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Discussion in 'Outdoor Gear, Survival Equipment & More' started by pa knifeguy, Feb 26, 2020.
Sometimes I do carry my Glock 43 9mm...
Depends on time of the year. Summertime, often a Smith Mod 36 in .38. In cowboy vernacular any snub nose is referred to as a "snake gun".
First round is snake shot. Light compact and out of the way when doing stuff. Here getting ready to head up into the high country to clean up a tweaker/methhead village we found on the ranch.
Lil Man helped drag it down the mountain till where we could get to it with a quad:
Other times of the year I switch around. I too am rather fond of a Glock 43:
Same reasons: light, compact and out of the way when active like wrestling calves:
Or working cattle horseback:
The wife recently replaced her Springfield EMP with a Sig 365:
I've adopted the EMP and it has become one of my primaries, sweet gun and shoots like a laser.
Going to the back side of the ranch we often take a long gun. We call this area the "Big Country". There are no roads, lots of lions, tigers and bears back there. Ok no tigers, but really big hogs. Here the wife is holding My Guide Gun in .45-70 while I re-adjust my saddle after a very steep climb, we were back there fixing fence:
Lots of big country to cover and the gun varies but there always is one:
@Horsewright, this is California correct? what area? Not that I know much about California terrain. Looked like near the mountains. The 45-70 is powerful enough to stop anything? I do not know lot about guns, but I remember some reviewer ( the editor of black powder magazine, kind of a big guy) from YouTube had a Rolling block, was in 45-70, and I liked it!
Yeah our ranch is the southern tip of the Sierra Nevada mountain range. Loaded correctly (Buffalo Bore or Garett ammo) a modern .45-70 is powerful to handle anything on the planet and has. Some of the older actions like the Rolling Blocks and the Springfields can't handle the pressures of the hot ammo but even still, they toss a significant chunk of lead. I call that rifle my "bear gun." I use to do a lot of horse packing in some big bear country. It was comforting to have that cannon under your leg. Tell ya one of my favorite bumming around the ranch rifles is my new to me Browning 1895 in.30-06. I've only had it a little less than a year now. But it has made an excellent truck rifle.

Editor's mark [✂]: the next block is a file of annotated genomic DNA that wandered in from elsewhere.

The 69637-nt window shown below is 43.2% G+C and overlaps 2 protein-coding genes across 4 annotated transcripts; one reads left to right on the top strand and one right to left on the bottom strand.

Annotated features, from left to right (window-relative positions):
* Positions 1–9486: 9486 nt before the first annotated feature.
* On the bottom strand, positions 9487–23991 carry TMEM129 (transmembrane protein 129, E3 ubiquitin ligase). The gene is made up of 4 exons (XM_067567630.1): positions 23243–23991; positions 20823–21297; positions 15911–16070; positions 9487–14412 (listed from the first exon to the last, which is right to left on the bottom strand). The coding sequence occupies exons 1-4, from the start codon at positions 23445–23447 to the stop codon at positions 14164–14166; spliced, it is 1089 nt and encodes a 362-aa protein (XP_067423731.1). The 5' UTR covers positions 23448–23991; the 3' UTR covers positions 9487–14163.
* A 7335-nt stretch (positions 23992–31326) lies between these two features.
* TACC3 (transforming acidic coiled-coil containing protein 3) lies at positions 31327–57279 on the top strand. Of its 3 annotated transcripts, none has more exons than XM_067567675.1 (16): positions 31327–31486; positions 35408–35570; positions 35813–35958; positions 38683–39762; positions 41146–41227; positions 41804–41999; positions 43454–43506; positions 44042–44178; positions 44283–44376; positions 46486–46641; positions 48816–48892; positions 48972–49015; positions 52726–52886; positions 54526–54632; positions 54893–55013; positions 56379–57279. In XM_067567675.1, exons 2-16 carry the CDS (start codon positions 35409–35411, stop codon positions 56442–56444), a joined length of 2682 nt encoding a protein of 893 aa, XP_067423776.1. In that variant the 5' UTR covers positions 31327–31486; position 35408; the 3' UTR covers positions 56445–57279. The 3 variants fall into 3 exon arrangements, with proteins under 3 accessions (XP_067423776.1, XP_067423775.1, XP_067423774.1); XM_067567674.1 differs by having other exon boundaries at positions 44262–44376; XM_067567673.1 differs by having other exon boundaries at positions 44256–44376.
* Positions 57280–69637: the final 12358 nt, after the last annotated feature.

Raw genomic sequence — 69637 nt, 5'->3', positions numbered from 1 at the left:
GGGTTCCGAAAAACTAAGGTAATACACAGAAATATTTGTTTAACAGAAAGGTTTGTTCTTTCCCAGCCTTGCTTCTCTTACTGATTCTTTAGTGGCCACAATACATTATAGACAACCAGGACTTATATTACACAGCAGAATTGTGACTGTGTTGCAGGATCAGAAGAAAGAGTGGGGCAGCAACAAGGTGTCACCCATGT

Thanks for the info, I enjoy seeing your posts. And the knives are good too!!!
Here ya go:
My favorite is a S&W 69 Combat Magnum. I keep her loaded with magnums, but I always have a reload of snakeshot. Might see a predator or hog, but I’ve seen alot more rattlesnakes.
For woods walking I carry a S&W 340 loaded with .38 SPL +P and one CCI Shotshell round for snakes.
During hunting season, my S&W 329 loaded with Buffalo Bore 255 gr. Keith 44 mag. ammo.
I usually pocket carry a little LCP loaded with Speer LE rounds. Then again, sometimes I take a 1911, FNP .45, or my takedown 10/22 on the Magpul backpacker stock. Until I got the LCP, I carried a Beretta 950BS .25. It was my back-up gun when I worked as a deputy sheriff in CA a very long time ago.
DANG! That sounds like it would be almost as bad being behind it as being in front of it! Isn't the 329 the ltwt alloy version?
Had a nice stroll this morning.
I traded a 223 carbine barrel for the 45/70 barrel. I should have bought it outright so I'd have both.
Woods bumming..... generally a M63 Smith or Ruger LCR. Both 22's. If I am in a park (State or National) of some kind, I generally leave the gun in the truck. If I am worried about my safety, I carry a 4" S&W M57 Mountain Gun (41 mag), but it's kind of heavy for just plain woods wandering.
Yes, it is. I practice with .44SPL ammo, and the Buffalo Bore 255 gr. Keith is LOWER RECOIL 44 MAG. ammo I carry when hunting, strictly for bear protection at very close range.
I have killed one wild hog (over 200 lb.) close up with it, and the recoil was very stout but manageable.
The 329 is carried a lot but hardly used, it's a backup to my .30-'06 rifle.